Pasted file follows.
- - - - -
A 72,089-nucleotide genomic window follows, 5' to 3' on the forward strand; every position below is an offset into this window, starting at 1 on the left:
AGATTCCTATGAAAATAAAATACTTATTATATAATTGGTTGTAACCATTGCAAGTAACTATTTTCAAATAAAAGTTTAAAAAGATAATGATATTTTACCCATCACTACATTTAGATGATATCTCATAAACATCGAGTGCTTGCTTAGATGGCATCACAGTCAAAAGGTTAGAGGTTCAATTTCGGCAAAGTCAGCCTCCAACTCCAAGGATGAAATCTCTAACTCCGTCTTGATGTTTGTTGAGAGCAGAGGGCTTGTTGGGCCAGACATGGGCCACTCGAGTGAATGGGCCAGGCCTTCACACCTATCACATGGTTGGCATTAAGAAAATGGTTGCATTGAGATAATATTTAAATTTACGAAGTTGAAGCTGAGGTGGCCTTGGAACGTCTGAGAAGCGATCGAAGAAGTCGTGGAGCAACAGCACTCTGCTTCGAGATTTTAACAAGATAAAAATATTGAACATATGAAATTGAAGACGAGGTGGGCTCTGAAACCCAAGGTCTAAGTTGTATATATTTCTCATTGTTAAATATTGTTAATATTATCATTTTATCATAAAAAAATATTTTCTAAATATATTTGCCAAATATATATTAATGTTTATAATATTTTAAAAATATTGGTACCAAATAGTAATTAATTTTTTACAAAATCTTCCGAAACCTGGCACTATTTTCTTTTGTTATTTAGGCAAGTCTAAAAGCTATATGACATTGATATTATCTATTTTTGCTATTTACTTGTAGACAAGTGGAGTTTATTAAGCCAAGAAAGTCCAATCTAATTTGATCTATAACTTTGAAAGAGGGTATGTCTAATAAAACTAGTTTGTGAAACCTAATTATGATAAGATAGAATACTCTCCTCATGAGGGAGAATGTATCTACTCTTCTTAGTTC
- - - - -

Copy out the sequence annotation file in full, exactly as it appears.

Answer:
A 72,089-nucleotide genomic window follows, 5' to 3' on the forward strand; every position below is an offset into this window, starting at 1 on the left:
AGATTCCTATGAAAATAAAATACTTATTATATAATTGGTTGTAACCATTGCAAGTAACTATTTTCAAATAAAAGTTTAAAAAGATAATGATATTTTACCCATCACTACATTTAGATGATATCTCATAAACATCGAGTGCTTGCTTAGATGGCATCACAGTCAAAAGGTTAGAGGTTCAATTTCGGCAAAGTCAGCCTCCAACTCCAAGGATGAAATCTCTAACTCCGTCTTGATGTTTGTTGAGAGCAGAGGGCTTGTTGGGCCAGACATGGGCCACTCGAGTGAATGGGCCAGGCCTTCACACCTATCACATGGTTGGCATTAAGAAAATGGTTGCATTGAGATAATATTTAAATTTACGAAGTTGAAGCTGAGGTGGCCTTGGAACGTCTGAGAAGCGATCGAAGAAGTCGTGGAGCAACAGCACTCTGCTTCGAGATTTTAACAAGATAAAAATATTGAACATATGAAATTGAAGACGAGGTGGGCTCTGAAACCCAAGGTCTAAGTTGTATATATTTCTCATTGTTAAATATTGTTAATATTATCATTTTATCATAAAAAAATATTTTCTAAATATATTTGCCAAATATATATTAATGTTTATAATATTTTAAAAATATTGGTACCAAATAGTAATTAATTTTTTACAAAATCTTCCGAAACCTGGCACTATTTTCTTTTGTTATTTAGGCAAGTCTAAAAGCTATATGACATTGATATTATCTATTTTTGCTATTTACTTGTAGACAAGTGGAGTTTATTAAGCCAAGAAAGTCCAATCTAATTTGATCTATAACTTTGAAAGAGGGTATGTCTAATAAAACTAGTTTGTGAAACCTAATTATGATAAGATAGAATACTCTCCTCATGAGGGAGAATGTATCTACTCTTCTTAGTTC